Date of Award

Spring 2020

Degree Type




Director of Thesis

Jane E. Roberts, Ph.D.

Second Reader

Elizabeth Will, Ph.D.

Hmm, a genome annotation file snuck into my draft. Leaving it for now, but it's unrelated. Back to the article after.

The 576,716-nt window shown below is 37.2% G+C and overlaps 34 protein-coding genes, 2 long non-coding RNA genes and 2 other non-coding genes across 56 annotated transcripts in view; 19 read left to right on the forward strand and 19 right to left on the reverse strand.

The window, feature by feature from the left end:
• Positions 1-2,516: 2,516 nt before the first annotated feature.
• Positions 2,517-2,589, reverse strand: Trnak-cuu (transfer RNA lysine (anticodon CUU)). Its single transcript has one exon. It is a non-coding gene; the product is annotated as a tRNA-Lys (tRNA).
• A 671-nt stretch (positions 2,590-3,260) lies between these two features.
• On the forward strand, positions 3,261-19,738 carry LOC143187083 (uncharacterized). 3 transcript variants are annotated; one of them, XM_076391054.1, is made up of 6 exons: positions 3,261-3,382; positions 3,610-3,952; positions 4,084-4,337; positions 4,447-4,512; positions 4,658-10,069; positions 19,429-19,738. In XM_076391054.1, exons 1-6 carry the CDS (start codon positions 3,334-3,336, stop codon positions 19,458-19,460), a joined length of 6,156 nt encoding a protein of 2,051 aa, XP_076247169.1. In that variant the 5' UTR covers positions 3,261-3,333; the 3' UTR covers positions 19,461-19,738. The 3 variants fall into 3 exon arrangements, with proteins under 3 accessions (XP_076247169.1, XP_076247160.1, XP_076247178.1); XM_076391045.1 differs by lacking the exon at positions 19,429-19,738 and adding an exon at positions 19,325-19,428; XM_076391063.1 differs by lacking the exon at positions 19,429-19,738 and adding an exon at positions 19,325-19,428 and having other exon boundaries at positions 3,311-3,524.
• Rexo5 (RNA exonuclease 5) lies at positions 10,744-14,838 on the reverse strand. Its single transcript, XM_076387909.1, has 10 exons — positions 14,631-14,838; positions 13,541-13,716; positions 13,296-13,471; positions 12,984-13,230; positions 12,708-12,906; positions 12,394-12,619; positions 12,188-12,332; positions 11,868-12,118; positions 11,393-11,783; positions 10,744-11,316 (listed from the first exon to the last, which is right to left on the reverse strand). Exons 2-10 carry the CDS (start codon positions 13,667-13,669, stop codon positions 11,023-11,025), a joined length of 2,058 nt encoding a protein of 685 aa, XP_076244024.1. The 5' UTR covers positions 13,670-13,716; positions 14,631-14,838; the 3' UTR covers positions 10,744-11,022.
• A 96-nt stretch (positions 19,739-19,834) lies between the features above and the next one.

Attention-deficit/hyperactivity disorder (ADHD) is a neurodevelopmental disorder characterized by inattention and hyperactivity/impulsivity behaviors that are inconsistent with developmental age. Children with fragile X syndrome (FXS), a genetic neurodevelopmental disorder, are often diagnosed with comorbid ADHD (53-59% of males with FXS). Despite the prevalence of ADHD in FXS, little is known about the early manifestation of ADHD. The current project aims to explore group differences in play behaviors between children with FXS and typically developing (TD) children as well as the correlation of infant play behavior and heart activity to future ADHD attention outcomes. Participants included male children with FXS and male TD children assessed at 12 months of age and again during preschool years. During infancy, play behavior and heart activity were measured during a free play task. Cognitive ability was determined using the Mullen Scales of Early Learning (MSEL). The Child Behavior Checklist (CBCL) was used to assess attention problems during preschool years. Groups did not significantly differ in play behavior between infants with FXS and TD infants, F(1,40) = 0.40, p = 0.533. Although groups significantly differed in attention problems, F(1,41) = 34.53, p < 0.001, results indicate that play behavior during infancy was not correlated to future attention problems for infants with FXS, r = -.32, p = .217. Heart activity was also not correlated to future attention problems for infants with FXS, r = -.32, p = .489. One of the largest limitations is this study was the lack of statistical power.

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